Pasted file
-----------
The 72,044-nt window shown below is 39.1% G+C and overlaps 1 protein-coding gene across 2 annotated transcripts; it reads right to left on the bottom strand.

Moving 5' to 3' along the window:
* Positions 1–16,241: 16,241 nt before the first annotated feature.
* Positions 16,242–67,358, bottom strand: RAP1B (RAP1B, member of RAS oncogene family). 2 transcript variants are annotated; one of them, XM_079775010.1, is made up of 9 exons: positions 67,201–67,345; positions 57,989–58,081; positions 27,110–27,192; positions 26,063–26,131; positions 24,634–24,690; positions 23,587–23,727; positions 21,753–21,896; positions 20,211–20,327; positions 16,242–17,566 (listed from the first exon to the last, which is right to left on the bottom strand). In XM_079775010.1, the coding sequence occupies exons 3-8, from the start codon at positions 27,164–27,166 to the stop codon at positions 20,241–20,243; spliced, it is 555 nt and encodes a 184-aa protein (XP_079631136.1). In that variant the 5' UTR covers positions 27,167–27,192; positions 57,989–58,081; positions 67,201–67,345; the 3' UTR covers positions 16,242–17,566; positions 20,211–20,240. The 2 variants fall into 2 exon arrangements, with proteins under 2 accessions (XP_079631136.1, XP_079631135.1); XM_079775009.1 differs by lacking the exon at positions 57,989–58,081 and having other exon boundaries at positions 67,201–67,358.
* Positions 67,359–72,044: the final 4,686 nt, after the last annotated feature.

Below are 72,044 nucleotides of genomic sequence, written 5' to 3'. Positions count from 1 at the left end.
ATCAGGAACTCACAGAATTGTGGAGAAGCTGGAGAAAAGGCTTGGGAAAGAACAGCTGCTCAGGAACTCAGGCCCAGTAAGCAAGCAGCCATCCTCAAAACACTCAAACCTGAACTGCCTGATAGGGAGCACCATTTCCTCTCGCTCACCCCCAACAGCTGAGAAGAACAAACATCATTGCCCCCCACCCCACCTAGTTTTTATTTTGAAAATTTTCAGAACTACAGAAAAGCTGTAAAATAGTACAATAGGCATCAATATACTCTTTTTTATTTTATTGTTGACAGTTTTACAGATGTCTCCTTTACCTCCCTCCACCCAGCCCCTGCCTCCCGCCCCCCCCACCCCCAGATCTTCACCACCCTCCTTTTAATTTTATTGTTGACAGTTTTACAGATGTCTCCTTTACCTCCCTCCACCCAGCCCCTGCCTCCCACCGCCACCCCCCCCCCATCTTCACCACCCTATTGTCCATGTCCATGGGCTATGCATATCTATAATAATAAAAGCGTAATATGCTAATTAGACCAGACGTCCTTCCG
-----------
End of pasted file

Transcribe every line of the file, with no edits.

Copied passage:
The 72,044-nt window shown below is 39.1% G+C and overlaps 1 protein-coding gene across 2 annotated transcripts; it reads right to left on the bottom strand.

Moving 5' to 3' along the window:
* Positions 1–16,241: 16,241 nt before the first annotated feature.
* Positions 16,242–67,358, bottom strand: RAP1B (RAP1B, member of RAS oncogene family). 2 transcript variants are annotated; one of them, XM_079775010.1, is made up of 9 exons: positions 67,201–67,345; positions 57,989–58,081; positions 27,110–27,192; positions 26,063–26,131; positions 24,634–24,690; positions 23,587–23,727; positions 21,753–21,896; positions 20,211–20,327; positions 16,242–17,566 (listed from the first exon to the last, which is right to left on the bottom strand). In XM_079775010.1, the coding sequence occupies exons 3-8, from the start codon at positions 27,164–27,166 to the stop codon at positions 20,241–20,243; spliced, it is 555 nt and encodes a 184-aa protein (XP_079631136.1). In that variant the 5' UTR covers positions 27,167–27,192; positions 57,989–58,081; positions 67,201–67,345; the 3' UTR covers positions 16,242–17,566; positions 20,211–20,240. The 2 variants fall into 2 exon arrangements, with proteins under 2 accessions (XP_079631136.1, XP_079631135.1); XM_079775009.1 differs by lacking the exon at positions 57,989–58,081 and having other exon boundaries at positions 67,201–67,358.
* Positions 67,359–72,044: the final 4,686 nt, after the last annotated feature.

Below are 72,044 nucleotides of genomic sequence, written 5' to 3'. Positions count from 1 at the left end.
ATCAGGAACTCACAGAATTGTGGAGAAGCTGGAGAAAAGGCTTGGGAAAGAACAGCTGCTCAGGAACTCAGGCCCAGTAAGCAAGCAGCCATCCTCAAAACACTCAAACCTGAACTGCCTGATAGGGAGCACCATTTCCTCTCGCTCACCCCCAACAGCTGAGAAGAACAAACATCATTGCCCCCCACCCCACCTAGTTTTTATTTTGAAAATTTTCAGAACTACAGAAAAGCTGTAAAATAGTACAATAGGCATCAATATACTCTTTTTTATTTTATTGTTGACAGTTTTACAGATGTCTCCTTTACCTCCCTCCACCCAGCCCCTGCCTCCCGCCCCCCCCACCCCCAGATCTTCACCACCCTCCTTTTAATTTTATTGTTGACAGTTTTACAGATGTCTCCTTTACCTCCCTCCACCCAGCCCCTGCCTCCCACCGCCACCCCCCCCCCATCTTCACCACCCTATTGTCCATGTCCATGGGCTATGCATATCTATAATAATAAAAGCGTAATATGCTAATTAGACCAGACGTCCTTCCG